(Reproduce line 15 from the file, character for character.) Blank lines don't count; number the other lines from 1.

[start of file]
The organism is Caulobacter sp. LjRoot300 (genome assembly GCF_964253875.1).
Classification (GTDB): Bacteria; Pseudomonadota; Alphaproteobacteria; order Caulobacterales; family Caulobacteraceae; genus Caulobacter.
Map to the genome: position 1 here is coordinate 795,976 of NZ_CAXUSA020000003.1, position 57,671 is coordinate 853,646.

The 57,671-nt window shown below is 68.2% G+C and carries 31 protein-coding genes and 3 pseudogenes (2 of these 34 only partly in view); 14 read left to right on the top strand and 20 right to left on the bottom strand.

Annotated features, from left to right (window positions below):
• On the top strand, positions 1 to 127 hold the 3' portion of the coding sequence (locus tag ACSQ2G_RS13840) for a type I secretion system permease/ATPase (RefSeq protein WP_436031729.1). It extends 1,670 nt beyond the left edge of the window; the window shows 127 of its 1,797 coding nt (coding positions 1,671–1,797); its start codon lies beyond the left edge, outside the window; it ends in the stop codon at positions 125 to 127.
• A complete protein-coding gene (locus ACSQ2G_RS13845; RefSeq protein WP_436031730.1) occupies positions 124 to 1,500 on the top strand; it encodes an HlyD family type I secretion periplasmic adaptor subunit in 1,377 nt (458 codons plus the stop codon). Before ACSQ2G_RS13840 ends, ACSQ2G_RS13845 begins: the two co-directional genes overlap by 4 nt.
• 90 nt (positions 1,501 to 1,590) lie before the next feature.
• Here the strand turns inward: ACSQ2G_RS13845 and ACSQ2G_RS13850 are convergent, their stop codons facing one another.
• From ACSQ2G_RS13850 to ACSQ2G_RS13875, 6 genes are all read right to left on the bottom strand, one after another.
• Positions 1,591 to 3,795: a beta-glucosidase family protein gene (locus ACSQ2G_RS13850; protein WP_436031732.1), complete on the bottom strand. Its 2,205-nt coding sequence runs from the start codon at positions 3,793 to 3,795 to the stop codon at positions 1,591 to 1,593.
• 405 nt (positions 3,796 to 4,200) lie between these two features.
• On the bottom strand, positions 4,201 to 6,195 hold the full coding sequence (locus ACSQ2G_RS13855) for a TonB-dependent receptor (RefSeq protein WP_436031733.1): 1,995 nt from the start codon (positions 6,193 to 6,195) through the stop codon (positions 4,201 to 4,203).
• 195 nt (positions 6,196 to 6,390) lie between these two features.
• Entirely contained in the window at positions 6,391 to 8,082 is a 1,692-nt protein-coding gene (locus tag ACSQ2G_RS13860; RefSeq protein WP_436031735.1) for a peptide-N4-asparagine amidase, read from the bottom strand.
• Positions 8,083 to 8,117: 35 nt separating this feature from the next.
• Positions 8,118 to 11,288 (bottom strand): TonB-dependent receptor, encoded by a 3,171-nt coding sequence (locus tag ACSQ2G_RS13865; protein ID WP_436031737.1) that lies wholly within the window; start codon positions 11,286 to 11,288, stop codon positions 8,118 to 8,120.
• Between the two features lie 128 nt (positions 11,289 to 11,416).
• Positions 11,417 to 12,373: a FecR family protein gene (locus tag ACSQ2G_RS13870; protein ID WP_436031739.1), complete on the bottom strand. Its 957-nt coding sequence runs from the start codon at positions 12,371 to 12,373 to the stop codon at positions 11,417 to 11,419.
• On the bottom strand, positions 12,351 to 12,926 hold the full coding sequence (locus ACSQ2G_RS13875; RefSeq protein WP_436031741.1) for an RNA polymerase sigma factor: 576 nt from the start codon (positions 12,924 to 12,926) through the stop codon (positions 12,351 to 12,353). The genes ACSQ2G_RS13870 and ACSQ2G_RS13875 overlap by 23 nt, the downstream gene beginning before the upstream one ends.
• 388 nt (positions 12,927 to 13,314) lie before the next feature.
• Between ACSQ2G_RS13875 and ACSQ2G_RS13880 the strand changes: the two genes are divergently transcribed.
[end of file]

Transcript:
• Entirely contained in the window at positions 6,391 to 8,082 is a 1,692-nt protein-coding gene (locus tag ACSQ2G_RS13860; RefSeq protein WP_436031735.1) for a peptide-N4-asparagine amidase, read from the bottom strand.